OSHA Launches Program To Protect Nursing Employees

A memo has been issued by OSHA reaffirming the requirement to provide safe working conditions for nursing staff, pursuant to guidance last year about injury incidence among care providers.

Annie Tritt for NPRThe OSHA memo, issued to nationwide healthcare administrators of inpatient facilities, outlines specific occupational safety elements that will be enforced in future inspections. According to the memo, "almost half (44 percent) of all reported injuries within the healthcare industry [...] were attributed to overexertion-related incidents," but the safety criteria include a number of other factors, including:

  • Musculoskeletal disorders (MSDs) relating to patient or resident handling,
  • Workplace violence (WPV),
  • Bloodborne pathogens (BBP),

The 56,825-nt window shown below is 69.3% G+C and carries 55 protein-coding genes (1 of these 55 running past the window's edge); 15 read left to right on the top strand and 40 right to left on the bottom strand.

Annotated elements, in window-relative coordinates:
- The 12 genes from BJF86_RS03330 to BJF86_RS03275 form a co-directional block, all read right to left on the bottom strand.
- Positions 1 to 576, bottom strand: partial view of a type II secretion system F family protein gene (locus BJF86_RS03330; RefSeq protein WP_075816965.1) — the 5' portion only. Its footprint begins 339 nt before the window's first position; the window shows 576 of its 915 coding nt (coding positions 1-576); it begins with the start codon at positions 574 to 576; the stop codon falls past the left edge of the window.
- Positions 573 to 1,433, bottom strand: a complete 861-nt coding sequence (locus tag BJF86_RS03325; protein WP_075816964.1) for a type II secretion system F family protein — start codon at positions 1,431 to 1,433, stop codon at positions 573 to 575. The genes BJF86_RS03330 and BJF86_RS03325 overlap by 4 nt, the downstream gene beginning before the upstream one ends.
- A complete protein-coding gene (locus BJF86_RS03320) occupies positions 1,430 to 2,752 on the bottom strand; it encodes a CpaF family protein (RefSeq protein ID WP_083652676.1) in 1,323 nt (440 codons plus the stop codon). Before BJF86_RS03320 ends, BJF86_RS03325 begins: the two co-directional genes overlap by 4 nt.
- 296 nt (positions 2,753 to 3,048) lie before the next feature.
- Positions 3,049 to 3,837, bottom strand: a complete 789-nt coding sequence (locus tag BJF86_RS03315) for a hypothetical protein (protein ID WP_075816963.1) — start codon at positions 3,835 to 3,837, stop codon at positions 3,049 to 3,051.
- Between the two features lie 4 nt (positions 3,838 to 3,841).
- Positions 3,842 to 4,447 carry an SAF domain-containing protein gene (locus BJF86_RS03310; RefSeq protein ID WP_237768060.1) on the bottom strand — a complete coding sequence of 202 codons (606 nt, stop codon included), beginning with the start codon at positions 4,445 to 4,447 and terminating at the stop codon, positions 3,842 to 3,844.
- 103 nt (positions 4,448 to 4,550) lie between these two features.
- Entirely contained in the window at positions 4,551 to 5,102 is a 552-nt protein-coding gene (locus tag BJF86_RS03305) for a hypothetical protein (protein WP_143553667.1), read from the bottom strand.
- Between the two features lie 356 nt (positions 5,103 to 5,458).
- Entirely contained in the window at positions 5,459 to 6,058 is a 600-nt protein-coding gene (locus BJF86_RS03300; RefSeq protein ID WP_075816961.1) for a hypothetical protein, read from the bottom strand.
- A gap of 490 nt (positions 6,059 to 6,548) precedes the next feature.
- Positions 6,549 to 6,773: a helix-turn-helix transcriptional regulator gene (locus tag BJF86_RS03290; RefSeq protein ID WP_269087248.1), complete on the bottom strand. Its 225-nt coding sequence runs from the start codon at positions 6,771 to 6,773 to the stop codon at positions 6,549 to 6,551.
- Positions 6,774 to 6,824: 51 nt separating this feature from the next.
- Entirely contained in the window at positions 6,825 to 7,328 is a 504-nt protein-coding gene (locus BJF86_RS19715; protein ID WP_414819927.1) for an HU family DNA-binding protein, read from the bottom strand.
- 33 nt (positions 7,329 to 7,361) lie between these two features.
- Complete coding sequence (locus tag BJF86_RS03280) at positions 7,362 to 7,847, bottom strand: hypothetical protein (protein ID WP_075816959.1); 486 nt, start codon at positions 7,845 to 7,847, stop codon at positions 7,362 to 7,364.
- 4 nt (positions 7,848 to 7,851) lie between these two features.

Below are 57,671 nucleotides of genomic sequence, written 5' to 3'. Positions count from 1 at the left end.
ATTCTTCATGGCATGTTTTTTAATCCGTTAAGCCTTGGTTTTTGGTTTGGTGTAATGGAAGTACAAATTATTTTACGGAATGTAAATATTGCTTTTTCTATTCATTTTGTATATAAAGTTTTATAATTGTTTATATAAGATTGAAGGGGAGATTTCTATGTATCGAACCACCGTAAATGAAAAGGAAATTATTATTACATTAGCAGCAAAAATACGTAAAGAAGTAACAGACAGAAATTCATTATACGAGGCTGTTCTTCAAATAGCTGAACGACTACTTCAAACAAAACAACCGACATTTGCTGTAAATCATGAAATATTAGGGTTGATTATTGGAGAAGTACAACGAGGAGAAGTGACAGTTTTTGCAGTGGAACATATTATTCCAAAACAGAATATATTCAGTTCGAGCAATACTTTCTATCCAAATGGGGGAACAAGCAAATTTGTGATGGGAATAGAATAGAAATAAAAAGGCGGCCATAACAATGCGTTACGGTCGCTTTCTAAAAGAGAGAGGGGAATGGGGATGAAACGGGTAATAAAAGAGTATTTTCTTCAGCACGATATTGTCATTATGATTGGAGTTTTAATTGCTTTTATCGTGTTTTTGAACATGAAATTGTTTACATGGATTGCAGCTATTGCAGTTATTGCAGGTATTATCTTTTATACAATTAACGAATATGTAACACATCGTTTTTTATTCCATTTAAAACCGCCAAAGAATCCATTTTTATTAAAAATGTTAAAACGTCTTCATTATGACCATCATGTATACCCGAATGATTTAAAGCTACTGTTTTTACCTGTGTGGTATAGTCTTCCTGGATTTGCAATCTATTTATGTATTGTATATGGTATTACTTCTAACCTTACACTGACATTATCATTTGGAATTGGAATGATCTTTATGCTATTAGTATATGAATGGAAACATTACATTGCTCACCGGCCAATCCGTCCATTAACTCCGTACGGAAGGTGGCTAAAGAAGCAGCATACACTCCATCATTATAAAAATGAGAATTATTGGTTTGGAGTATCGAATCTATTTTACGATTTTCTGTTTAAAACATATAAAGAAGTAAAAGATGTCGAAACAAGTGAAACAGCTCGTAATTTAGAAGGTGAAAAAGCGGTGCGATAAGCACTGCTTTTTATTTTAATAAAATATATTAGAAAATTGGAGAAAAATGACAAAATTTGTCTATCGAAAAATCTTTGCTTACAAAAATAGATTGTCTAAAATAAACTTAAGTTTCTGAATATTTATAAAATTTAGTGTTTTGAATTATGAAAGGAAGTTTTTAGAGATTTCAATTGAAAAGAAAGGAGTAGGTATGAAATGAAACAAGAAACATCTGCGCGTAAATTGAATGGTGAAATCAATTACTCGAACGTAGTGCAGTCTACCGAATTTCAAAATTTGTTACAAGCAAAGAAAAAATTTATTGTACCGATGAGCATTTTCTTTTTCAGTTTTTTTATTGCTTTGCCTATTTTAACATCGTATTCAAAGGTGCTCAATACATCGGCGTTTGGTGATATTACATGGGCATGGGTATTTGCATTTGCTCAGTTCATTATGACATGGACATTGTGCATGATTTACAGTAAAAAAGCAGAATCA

• Tuberculosis (TB), and
  • Slips, trips and falls (STFs).

OSHA reminds administrators that many resources have already been made available to help offer insight and promote best practices for safety among healthcare workers, such as the Safe Patient Handling site, and they have indicated that enforcement of safety guidelines for healthcare workers is a renewed priority.

Speaking to NPR, OSHA chief David Michaels said that a multi-part report, "Injured Nurses", was one of the motivating factors prompting them to issue this new guidance.

Fines for non-compliance will be steep, an OSHA official told NPR. A typical penalty would likely be $7,000 per hospital but it could be as high as $70,000 in cases where evidence suggests that hospital administrators deliberately ignored the problem.

Whether you operate an inpatient facility or not, has patient handling been an issue for you, your coworkers or employees? Have the memos or reports affected you or caught your attention? Let us know in the comments below!

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